Had you always been interested in war and health?
My interest in war dates back to the 60s when I was a teenager during the American war in Vietnam. I grew up in upstate New York and helped organize anti-war demonstrations. I enjoyed working with people who shared my enthusiasm for changing the world.
Before getting into global health, you worked in rural public health and community development. Why did you transition?
Like war and health, my interest in rural health is about social justice. I helped small, rural health systems strengthen and expand to better serve their communities. When I began my PhD studies, I pivoted my interests to study the global health workforce. My dissertation was on the migration of health workers from poor to rich countries. I graduated from SPH’s inaugural Department of Health Services PhD class in 2003.
Does your family have the same passion for social justice?
Social justice is a family business. My father was the son of survivors of the Armenian holocaust at the hands of the Ottoman Empire. My grandparents helped organize the auto workers’ union in Detroit in the 1930s. My dad organized “GIs against the Bomb” after serving in World War II, then got his PhD and became an English professor. My father-in-law was a conscientious objector in World War II, and his son is involved in all kinds of activism. My oldest son, Jesse, teaches at Garfield High School and is doing important national work on racial and social justice. My middle child, Kolya, a psychology grad student in California, is always engaged in good causes. My daughter, Anna, teaches art and rescues animals. She and I work together to offer pet care clinics at Seattle homeless encampments.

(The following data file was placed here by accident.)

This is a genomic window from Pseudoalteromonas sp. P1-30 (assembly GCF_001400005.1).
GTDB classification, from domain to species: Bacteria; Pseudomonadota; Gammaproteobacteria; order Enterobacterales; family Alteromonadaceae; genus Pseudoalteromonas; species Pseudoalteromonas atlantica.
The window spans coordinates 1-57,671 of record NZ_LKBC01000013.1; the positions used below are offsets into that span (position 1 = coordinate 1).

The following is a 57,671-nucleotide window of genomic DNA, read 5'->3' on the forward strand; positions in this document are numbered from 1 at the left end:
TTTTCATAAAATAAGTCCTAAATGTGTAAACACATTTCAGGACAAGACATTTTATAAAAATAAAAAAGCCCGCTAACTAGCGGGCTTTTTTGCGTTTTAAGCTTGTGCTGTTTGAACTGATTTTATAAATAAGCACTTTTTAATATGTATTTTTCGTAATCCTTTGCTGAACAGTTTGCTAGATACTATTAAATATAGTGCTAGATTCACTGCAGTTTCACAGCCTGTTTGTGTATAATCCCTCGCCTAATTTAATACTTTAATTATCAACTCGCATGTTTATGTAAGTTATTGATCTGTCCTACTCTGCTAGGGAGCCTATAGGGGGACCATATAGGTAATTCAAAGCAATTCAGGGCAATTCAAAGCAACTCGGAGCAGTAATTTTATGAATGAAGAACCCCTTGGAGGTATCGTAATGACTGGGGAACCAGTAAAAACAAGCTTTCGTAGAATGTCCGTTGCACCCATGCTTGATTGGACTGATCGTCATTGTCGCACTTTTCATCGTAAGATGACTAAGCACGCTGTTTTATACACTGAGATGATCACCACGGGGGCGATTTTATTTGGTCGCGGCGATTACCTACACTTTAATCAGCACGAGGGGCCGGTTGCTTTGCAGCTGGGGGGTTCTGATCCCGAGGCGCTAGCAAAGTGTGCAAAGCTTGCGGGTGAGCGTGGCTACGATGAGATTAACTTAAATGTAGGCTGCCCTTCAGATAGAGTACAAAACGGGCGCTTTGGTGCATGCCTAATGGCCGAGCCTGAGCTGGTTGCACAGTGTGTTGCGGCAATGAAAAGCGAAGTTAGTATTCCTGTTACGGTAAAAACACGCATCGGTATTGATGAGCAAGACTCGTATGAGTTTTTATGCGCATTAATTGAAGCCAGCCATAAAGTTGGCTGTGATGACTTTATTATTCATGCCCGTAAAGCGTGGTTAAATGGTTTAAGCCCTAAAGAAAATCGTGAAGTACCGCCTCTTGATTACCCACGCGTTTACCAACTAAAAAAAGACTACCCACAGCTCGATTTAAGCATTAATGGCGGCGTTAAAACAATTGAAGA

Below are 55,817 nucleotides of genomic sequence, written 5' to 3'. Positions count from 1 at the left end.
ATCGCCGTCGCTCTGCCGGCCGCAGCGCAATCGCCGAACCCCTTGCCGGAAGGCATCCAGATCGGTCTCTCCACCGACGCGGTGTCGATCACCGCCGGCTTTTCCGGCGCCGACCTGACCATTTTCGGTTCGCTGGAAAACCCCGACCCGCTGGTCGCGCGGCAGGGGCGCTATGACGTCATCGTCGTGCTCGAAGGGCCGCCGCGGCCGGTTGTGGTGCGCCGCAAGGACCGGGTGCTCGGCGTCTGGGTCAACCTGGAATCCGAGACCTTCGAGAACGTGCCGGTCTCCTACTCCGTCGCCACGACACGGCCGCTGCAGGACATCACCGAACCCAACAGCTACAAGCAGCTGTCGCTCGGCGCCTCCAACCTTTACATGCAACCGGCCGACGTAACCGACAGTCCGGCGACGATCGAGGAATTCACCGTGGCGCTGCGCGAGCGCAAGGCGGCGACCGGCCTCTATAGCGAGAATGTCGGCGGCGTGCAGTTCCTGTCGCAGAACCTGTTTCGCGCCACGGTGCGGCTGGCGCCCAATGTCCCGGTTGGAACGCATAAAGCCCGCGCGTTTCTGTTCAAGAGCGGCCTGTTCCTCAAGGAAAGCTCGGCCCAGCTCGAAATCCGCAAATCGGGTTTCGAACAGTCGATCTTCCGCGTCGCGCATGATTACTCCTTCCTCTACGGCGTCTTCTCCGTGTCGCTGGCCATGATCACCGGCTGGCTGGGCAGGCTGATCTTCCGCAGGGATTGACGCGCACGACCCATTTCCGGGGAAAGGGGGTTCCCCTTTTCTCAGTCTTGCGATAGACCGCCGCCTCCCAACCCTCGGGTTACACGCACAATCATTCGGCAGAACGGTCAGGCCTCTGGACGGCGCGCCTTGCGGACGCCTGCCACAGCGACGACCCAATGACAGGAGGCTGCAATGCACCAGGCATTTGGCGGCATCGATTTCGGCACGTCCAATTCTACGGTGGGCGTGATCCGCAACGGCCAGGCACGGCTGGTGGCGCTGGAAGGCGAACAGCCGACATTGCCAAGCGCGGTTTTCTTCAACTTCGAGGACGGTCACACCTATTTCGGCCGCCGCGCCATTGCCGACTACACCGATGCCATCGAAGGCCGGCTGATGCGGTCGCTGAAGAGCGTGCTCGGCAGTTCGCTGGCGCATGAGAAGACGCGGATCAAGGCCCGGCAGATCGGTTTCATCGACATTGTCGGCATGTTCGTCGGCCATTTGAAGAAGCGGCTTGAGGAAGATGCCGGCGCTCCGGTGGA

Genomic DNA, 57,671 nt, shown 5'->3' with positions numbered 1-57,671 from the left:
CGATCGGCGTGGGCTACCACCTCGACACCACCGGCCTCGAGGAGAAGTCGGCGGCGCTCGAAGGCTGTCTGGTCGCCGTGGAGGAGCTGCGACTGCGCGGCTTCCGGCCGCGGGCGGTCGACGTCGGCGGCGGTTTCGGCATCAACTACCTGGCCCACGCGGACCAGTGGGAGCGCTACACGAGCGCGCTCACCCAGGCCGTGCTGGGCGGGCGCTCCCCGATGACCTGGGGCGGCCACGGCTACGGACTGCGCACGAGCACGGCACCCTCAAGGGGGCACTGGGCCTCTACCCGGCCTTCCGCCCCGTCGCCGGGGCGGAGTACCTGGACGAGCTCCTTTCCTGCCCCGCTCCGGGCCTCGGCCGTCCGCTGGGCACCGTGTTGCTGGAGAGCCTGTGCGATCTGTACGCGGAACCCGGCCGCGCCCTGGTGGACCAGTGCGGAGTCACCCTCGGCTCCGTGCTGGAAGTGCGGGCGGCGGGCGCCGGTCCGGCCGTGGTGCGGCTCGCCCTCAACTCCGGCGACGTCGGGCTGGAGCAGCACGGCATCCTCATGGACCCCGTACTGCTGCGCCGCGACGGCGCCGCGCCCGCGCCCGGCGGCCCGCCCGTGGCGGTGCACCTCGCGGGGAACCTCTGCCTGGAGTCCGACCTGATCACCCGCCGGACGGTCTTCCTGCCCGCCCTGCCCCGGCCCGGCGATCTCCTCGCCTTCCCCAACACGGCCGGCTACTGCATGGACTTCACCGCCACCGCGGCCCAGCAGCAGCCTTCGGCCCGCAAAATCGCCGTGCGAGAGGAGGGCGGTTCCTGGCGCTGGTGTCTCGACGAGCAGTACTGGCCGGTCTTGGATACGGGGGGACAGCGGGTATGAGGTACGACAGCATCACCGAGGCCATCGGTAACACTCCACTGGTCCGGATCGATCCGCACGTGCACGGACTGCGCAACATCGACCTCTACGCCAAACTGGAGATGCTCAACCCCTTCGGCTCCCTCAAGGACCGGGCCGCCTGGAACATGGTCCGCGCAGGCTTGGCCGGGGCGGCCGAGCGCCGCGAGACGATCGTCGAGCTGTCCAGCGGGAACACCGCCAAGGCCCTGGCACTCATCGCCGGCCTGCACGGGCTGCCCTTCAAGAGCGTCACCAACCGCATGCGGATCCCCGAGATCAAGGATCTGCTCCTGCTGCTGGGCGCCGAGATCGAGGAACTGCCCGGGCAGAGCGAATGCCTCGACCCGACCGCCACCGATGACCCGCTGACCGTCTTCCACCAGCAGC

How do you feel about receiving this year’s Victor Sidel and Barry Levy Award for Peace?
I'm so thrilled to get this honor from APHA. Nothing could make me happier — except, of course, world peace, or at least stopping the bombing of Yemen. I knew Vic Sidel before he died this year; I’ve worked with Barry Levy as well. They were real pioneers in the field of war and health, and they paved the way for public health workers to consider this part of our mission — and they used good science to do it. They are my heroes.
Where do you see the field going in the next five years?
This was the focus of a recent gathering at the American University of Beirut. Our vision is to coalesce a new field of war and health research and prevention. We have refugee health and disaster response, but it’s time to go further upstream so we’re not only taking care of victims, but preventing war before it starts. We’re laying out a research agenda and formalizing an organization that would bring together scholars in this field. We’ll hold conferences and produce an academic journal. It’s amazing how many journals there are on urology, yet practically none on war and health. My mission is to help shape this emerging field, and this award certainly helps give it some prestige.